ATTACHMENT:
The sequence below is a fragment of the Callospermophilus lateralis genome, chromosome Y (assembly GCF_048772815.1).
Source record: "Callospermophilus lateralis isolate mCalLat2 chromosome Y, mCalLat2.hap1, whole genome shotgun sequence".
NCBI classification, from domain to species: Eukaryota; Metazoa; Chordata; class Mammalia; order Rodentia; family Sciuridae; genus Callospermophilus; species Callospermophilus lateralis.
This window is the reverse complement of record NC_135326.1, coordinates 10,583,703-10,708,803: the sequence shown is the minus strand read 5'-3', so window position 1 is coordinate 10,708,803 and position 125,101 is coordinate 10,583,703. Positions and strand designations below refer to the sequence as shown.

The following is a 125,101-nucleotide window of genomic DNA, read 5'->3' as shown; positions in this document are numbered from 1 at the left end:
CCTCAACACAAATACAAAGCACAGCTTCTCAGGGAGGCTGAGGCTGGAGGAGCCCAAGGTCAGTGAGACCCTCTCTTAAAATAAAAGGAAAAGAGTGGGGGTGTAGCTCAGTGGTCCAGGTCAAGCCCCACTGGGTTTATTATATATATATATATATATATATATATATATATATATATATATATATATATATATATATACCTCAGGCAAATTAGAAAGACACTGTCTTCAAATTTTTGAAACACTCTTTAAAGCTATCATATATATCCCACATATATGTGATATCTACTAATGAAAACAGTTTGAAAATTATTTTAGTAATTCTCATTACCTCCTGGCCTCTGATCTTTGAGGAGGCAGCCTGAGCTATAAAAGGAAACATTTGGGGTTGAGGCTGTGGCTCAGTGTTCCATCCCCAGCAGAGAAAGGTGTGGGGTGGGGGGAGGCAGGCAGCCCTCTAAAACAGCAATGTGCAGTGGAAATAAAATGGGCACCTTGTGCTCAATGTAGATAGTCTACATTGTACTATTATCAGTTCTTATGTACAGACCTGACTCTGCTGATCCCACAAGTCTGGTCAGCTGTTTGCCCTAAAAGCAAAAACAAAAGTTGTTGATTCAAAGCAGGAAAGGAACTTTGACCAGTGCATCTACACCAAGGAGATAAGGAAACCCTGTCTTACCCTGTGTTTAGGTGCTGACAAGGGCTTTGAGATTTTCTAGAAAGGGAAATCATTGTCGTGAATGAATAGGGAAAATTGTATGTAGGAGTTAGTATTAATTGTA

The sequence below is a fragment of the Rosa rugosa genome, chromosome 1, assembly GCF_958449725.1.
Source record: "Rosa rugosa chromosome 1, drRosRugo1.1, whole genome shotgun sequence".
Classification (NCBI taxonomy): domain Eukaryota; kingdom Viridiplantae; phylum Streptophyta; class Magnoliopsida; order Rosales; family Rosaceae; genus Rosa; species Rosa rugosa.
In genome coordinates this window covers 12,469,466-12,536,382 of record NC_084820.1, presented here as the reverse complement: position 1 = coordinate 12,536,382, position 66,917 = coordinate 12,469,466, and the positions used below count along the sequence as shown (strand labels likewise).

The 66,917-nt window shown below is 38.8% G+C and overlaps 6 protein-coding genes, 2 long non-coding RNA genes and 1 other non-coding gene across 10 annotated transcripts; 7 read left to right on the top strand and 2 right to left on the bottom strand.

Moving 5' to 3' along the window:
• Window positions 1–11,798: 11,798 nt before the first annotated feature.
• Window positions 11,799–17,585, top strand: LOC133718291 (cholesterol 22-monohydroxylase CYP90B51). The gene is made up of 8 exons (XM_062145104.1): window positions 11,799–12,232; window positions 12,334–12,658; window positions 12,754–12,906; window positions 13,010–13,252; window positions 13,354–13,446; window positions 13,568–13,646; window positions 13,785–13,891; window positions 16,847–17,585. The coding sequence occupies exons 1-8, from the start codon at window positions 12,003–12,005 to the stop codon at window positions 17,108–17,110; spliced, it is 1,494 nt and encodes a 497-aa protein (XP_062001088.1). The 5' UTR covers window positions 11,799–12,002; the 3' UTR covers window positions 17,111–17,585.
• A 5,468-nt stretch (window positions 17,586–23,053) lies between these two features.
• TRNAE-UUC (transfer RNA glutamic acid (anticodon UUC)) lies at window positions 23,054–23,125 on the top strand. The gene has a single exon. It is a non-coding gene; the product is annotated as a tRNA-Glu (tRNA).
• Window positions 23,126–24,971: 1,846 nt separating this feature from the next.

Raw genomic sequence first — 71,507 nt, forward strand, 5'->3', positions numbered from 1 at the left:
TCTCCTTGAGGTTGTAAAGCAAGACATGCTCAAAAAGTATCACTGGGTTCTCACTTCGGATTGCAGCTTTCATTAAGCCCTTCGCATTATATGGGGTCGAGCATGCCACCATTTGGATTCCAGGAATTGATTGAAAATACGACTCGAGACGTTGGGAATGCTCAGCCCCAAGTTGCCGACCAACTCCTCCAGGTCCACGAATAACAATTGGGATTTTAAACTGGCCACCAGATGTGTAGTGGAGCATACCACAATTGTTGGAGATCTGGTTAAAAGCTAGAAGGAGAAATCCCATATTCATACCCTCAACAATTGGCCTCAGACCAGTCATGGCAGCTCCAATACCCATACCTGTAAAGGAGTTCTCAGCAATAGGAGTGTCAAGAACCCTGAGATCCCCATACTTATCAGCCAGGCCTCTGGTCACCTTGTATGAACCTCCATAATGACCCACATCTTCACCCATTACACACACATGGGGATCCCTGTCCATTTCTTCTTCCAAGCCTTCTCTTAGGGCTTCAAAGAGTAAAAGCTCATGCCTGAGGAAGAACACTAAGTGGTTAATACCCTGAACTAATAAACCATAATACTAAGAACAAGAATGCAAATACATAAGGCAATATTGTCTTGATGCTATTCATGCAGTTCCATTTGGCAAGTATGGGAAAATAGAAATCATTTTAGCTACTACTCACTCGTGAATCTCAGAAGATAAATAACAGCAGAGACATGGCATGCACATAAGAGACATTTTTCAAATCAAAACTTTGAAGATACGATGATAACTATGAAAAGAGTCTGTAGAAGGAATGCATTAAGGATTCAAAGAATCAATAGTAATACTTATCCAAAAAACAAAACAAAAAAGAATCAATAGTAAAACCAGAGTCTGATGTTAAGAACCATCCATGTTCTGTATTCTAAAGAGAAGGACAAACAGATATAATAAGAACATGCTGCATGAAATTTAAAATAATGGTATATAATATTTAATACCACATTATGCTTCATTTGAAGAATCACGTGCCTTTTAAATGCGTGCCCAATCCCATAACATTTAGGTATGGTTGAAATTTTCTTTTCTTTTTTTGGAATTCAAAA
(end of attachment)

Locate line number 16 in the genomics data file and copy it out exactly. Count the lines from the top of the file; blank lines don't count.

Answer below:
• TRNAE-UUC (transfer RNA glutamic acid (anticodon UUC)) lies at window positions 23,054–23,125 on the top strand. The gene has a single exon. It is a non-coding gene; the product is annotated as a tRNA-Glu (tRNA).